Dr. Palanimuthu Thangaraju, vice-chancellor of Tamil Nadu Veterinary and Animal Sciences University in Chennai, India, recently visited the Virginia-Maryland Regional College of Veterinary Medicine as part of a rapidly developing exchange program between the Indian university and Virginia Tech.
During his visit to Blacksburg, Thangaraju met with Virginia Tech President Charles W. Steger; Provost Mark McNamee; Dr. Gerhardt Schurig, dean of the veterinary college; and other leaders from around the college and university to discuss a variety of opportunities, including the upcoming joint faculty/student exchange programs between the Indian university and the veterinary college and the proposed Virginia Tech Center in Chennai.
He also met with Roop Mahajan, director of the Institute for Critical Technology and Applied Science, to discuss possible collaborative projects between both institutions in nanotechnology and food processing and he held discussions with Tom Wilkinson, head of the Institute of Distance and Distributed Learning, to develop e-learning modules for continuing education of veterinarians in India.
In addition, Thangaraju presented a lecture entitled “Molecular Characterization of Indigenous Germplasm of Livestock by Microsatellite Markers” for the Virginia Tech community and visited with faculty members from around the university.
“This visit is very important to foster the existing relationship between [Tamil Nadu Veterinary and Animal Sciences University] and [Virginia Tech] and it will pave way for many new avenues of collaboration in teaching, research, and extension,” said Dr. Elankumaran Subbiah, an assistant professor in Department of Biomedical Sciences and Pathobiology, who helped coordinate the visit along with Dr. Nammalwar Sriranganathan, a professor in the same department.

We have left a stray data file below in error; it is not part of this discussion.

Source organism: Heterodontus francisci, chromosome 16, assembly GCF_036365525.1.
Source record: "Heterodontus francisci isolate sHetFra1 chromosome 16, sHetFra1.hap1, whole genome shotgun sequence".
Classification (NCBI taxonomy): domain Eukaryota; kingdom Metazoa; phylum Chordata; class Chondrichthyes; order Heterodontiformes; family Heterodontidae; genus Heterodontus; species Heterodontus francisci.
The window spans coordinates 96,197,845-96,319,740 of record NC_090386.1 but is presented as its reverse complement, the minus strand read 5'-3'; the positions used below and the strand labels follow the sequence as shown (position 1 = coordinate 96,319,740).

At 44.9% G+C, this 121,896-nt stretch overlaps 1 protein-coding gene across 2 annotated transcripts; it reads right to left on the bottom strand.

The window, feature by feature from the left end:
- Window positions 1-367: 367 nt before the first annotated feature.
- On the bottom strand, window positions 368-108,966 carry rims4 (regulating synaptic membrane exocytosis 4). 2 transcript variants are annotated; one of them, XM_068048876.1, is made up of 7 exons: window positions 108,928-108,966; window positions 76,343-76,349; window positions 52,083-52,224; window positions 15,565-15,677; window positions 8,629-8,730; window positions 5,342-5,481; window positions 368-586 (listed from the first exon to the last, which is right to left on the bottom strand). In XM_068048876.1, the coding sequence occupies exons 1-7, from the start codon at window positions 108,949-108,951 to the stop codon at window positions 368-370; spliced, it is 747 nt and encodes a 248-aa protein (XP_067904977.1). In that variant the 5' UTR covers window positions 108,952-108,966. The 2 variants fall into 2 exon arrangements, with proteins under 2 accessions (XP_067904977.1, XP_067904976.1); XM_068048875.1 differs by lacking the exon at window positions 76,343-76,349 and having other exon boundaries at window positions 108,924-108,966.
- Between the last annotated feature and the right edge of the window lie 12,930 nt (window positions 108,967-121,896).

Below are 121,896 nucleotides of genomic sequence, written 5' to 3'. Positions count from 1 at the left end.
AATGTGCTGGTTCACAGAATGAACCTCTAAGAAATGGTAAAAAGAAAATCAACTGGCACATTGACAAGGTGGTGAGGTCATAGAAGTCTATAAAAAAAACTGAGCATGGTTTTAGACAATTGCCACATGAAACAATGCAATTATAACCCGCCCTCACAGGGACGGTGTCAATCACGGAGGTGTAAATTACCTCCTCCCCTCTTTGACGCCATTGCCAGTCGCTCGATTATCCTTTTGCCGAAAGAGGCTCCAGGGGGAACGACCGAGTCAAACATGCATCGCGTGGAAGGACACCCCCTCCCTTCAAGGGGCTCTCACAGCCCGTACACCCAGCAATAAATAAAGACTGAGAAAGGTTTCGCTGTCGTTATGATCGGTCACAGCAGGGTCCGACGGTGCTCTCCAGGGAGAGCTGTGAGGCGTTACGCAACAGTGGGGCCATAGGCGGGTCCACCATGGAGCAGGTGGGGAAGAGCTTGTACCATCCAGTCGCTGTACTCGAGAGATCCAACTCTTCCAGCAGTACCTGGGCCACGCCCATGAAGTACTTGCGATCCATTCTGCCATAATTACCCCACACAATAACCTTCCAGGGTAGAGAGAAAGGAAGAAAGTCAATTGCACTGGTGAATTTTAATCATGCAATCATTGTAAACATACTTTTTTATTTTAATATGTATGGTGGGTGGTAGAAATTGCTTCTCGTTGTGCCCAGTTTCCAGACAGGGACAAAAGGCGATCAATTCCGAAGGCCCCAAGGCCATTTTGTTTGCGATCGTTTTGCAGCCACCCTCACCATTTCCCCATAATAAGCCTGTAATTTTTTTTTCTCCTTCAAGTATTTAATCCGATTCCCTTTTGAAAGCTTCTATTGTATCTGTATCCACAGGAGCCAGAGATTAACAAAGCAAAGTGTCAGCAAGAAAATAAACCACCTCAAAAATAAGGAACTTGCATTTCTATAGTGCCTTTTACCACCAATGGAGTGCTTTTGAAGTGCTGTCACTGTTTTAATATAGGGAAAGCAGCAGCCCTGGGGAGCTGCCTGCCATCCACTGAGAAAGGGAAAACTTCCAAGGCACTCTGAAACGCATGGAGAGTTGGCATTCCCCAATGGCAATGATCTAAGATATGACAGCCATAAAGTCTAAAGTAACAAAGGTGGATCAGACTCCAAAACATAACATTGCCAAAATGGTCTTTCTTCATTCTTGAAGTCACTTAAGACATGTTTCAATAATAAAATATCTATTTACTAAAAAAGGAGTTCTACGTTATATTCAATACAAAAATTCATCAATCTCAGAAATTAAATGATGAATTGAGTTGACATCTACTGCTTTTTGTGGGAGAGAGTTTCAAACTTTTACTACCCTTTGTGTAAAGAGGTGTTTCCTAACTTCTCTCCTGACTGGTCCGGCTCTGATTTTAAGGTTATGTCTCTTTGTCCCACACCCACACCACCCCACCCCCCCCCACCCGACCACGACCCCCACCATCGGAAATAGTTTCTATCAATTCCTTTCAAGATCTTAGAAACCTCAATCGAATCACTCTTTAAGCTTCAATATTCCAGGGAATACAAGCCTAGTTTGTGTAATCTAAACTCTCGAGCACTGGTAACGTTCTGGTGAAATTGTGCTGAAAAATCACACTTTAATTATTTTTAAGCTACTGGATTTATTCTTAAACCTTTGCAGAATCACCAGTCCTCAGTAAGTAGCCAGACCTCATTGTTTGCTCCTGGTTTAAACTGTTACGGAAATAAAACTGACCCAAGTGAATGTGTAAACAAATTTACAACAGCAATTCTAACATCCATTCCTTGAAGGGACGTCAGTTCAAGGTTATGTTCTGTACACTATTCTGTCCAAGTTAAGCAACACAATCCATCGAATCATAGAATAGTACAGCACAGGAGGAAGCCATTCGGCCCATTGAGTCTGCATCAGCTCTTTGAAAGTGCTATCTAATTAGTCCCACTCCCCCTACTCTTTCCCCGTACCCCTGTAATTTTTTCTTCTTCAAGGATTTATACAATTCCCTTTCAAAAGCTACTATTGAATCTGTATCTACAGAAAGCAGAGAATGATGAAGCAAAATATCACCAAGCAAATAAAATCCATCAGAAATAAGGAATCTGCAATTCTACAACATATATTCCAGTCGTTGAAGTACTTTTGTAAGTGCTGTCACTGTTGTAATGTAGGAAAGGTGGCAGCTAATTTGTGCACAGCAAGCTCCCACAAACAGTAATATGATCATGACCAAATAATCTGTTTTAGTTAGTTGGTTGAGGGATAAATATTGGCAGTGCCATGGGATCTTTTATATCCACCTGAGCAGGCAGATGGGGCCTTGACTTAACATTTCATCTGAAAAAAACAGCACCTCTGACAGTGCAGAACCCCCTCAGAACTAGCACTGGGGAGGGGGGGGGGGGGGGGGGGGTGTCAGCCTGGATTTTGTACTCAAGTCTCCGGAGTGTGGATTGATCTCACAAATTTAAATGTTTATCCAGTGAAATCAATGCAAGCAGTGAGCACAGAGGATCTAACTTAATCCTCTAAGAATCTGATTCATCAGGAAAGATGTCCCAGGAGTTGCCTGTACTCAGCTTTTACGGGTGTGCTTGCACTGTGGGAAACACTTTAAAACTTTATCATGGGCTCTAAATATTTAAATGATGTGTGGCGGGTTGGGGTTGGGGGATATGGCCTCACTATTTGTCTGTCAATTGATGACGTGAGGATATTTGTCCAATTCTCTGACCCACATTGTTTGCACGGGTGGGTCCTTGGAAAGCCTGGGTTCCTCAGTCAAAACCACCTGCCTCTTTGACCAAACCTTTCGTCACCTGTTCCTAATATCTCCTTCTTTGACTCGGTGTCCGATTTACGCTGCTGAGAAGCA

Prior to his arrival in Blacksburg, Thangaraju visited the Maryland campus of the Virginia-Maryland Regional College of Veterinary Medicine where he toured their BSL-3 laboratory facilities and presented the seminar given at Virginia Tech. He also visited the Marion duPont Scott Equine Medical Center to discuss the possibility of future collaborative projects in equine medicine and surgery.
Tamil Nadu Veterinary and Animal Sciences University and the Virginia-Maryland Regional College of Veterinary Medicine are jointly organizing a second annual international conference on emerging infectious diseases and animal biotechnology in India this summer, according to Sriranganathan. A delegation from the college and others from around the university, including Schurig, will be attending the event in July.